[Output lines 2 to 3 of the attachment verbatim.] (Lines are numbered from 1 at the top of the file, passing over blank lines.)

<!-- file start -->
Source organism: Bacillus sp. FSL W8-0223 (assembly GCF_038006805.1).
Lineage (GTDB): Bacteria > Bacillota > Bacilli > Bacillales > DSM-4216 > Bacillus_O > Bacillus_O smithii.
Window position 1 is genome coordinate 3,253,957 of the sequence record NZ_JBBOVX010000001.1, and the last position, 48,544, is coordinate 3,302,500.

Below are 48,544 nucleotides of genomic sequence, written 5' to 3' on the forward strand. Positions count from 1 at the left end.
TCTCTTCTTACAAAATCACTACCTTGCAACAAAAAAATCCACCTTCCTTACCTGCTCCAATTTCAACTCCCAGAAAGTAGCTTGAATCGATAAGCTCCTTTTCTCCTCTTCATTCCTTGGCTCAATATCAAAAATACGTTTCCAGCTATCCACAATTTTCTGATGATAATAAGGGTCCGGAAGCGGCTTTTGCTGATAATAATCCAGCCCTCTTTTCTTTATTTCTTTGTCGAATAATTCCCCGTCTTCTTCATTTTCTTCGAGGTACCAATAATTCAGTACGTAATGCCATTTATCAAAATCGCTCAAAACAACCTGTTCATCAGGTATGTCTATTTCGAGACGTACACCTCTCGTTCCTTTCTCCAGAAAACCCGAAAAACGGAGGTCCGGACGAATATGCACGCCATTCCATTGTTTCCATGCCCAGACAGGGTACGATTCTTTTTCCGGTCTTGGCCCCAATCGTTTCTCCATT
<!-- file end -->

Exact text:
Lineage (GTDB): Bacteria > Bacillota > Bacilli > Bacillales > DSM-4216 > Bacillus_O > Bacillus_O smithii.
Window position 1 is genome coordinate 3,253,957 of the sequence record NZ_JBBOVX010000001.1, and the last position, 48,544, is coordinate 3,302,500.